Black Sunday (1960): Loosely based on Nikolai Gogol’s Viy, Black Sunday (also known as La maschera del demonio or The Mask of the Demon) was Mario Bava’s directorial debut–and what a debut it is. Barbara Steele, the stunning Queen of the Euro Gothics, does double duty starring as both Asa Vajda, a condemned witch, and Katia Vajda, a haunted and beautiful young woman in danger of having her youth and vitality drained when Asa returns as the undead. Black Sunday is a gorgeous film; from the famous opening scene in which a mask is nailed over Asa’s face before execution to the big reveal of the final reel, you could press pause at any point and come away with a stunning still image that captures the macabre beauty of the genre.

The Church (1989): The literary Gothic tradition is rife with convoluted storytelling combined with a heady brew of anti-Catholic anxieties, so why should its cinematic counterpart be any different? Originally intended as a sequel to Lamberto Bava’s Demons series, director Michele Soavi insisted that The Church be a separate entity with its own filmic identity. There’s a lot in the mix in this movie, but it’s all classic Gothicisms: a gloomy cathedral whose catacombs harbor a dark secret from the medieval past, something-something about Teutonic Knights, and a priest who just wants to watch the world burn.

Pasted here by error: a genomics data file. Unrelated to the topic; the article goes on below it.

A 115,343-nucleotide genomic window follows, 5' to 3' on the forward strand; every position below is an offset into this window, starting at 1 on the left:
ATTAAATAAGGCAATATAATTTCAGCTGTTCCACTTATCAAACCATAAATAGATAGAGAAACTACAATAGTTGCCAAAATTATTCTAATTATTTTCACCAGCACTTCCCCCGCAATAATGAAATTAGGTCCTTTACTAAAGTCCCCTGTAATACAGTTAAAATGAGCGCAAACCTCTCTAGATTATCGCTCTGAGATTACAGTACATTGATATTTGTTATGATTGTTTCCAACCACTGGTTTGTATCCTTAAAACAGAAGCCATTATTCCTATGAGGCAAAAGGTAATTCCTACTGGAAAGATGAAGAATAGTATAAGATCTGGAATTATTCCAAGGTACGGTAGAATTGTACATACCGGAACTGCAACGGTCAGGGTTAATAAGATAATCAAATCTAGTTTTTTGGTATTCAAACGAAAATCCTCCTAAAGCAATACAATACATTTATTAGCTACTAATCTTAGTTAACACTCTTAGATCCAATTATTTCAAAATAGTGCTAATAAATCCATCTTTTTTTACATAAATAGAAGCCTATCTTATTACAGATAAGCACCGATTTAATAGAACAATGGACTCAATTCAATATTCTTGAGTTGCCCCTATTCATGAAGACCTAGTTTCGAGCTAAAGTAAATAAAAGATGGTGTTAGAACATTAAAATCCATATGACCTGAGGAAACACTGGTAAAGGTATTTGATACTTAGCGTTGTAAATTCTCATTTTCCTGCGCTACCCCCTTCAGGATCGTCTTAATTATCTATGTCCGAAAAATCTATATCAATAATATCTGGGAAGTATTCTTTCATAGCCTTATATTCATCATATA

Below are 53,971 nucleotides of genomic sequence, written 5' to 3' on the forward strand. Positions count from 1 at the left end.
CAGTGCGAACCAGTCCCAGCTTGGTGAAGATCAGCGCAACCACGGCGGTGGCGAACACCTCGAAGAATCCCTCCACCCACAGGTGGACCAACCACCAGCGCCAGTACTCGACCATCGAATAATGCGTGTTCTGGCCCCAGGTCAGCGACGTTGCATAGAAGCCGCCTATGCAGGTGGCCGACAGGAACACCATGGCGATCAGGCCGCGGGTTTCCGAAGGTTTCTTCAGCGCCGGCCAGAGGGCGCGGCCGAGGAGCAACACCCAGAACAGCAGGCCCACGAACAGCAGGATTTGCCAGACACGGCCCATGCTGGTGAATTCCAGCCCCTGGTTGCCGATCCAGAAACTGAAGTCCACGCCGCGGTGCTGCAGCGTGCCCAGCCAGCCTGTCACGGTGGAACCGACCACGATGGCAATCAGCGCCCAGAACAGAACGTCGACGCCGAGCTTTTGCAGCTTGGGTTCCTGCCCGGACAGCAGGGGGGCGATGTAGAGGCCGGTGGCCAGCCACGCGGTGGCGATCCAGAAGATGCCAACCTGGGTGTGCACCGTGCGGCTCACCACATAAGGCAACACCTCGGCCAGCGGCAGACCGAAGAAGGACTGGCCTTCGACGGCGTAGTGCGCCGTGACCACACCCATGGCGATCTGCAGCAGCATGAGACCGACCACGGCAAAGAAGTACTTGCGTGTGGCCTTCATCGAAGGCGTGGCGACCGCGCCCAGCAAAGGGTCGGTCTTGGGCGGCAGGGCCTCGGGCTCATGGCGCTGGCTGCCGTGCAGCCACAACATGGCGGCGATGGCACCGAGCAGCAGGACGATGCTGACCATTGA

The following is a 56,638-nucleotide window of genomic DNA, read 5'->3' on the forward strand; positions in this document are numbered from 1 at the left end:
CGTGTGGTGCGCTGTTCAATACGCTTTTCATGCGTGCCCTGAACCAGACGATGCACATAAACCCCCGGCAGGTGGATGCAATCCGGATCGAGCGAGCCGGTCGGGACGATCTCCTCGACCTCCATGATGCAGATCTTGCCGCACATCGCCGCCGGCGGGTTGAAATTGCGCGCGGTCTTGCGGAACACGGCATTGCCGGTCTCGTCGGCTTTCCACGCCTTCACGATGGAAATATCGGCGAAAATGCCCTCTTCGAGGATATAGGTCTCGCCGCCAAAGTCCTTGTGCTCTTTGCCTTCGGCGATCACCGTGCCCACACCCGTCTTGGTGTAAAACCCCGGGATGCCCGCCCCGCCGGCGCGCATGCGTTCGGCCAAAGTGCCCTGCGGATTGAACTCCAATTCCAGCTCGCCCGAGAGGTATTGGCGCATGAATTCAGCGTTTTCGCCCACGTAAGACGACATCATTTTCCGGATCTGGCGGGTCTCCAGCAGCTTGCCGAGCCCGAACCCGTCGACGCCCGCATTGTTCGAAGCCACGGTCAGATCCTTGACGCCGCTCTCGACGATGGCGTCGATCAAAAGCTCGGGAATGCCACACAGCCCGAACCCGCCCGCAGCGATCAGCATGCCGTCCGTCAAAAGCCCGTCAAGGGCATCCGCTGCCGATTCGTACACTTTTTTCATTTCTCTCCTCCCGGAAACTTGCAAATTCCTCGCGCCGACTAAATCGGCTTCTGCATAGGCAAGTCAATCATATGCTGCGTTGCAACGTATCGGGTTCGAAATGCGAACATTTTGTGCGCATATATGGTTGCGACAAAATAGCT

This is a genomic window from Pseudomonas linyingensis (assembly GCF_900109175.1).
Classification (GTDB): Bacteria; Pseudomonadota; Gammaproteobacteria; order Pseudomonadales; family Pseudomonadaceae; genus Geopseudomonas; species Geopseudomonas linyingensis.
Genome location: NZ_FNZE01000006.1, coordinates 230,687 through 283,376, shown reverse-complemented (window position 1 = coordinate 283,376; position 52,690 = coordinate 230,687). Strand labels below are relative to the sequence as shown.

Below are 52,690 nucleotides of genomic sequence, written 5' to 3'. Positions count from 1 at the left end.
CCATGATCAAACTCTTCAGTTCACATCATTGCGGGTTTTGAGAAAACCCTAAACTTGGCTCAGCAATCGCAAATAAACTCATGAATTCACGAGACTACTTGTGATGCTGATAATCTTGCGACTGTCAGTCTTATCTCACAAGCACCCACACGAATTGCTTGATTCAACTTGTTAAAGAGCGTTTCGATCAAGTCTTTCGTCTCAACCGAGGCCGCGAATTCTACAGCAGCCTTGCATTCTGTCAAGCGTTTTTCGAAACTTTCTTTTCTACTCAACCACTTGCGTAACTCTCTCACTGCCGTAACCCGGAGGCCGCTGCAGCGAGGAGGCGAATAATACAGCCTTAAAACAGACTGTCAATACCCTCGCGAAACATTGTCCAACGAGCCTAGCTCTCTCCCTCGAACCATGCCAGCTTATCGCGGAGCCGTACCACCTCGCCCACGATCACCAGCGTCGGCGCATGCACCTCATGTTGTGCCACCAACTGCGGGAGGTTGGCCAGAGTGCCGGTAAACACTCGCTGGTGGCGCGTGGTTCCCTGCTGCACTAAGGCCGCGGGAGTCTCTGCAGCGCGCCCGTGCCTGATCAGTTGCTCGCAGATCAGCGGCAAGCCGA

Dark Waters (1994): Straddling the line between Gothic horror and folk horror, Dark Waters is a dream-like film that should appeal to viewers who have room in their hearts for both H. P. Lovecraft’s “The Shadow Over Innsmouth” and Mattew Lewis’s The Monk. Elizabeth (played by Louise Salter) arrives at a convent on an isolated island during a tempest; she is assigned Sarah (Venera Simmons), a young novice, to be her guide. The two women delve into the forbidden mysteries of the convent’s library, the secrets in the convent’s catacombs, and even Elizabeth’s own tainted familial history.

Eyes Without a Face (1960): Who needs “elevated horror” when we have Georges Fanju’s 1960 classic Eyes Without a Face? Dr. Génessier (played by Pierre Brasseur) will do anything to restore the beauty of his daughter Christiane (Édith Scob), who was disfigured in a car accident. And by “do anything,” I mean abducting and murdering young women so he can attempt to graft their faces onto Christiane’s damaged visage. The masked Christiane is a truly tragic figure; even with her face hidden behind a stoic expression, Édith Scob manages to convey an overwhelming sense of sadness that spills over into madness. Despite being such a dark film, it’s also one of the most beautifully shot on this list.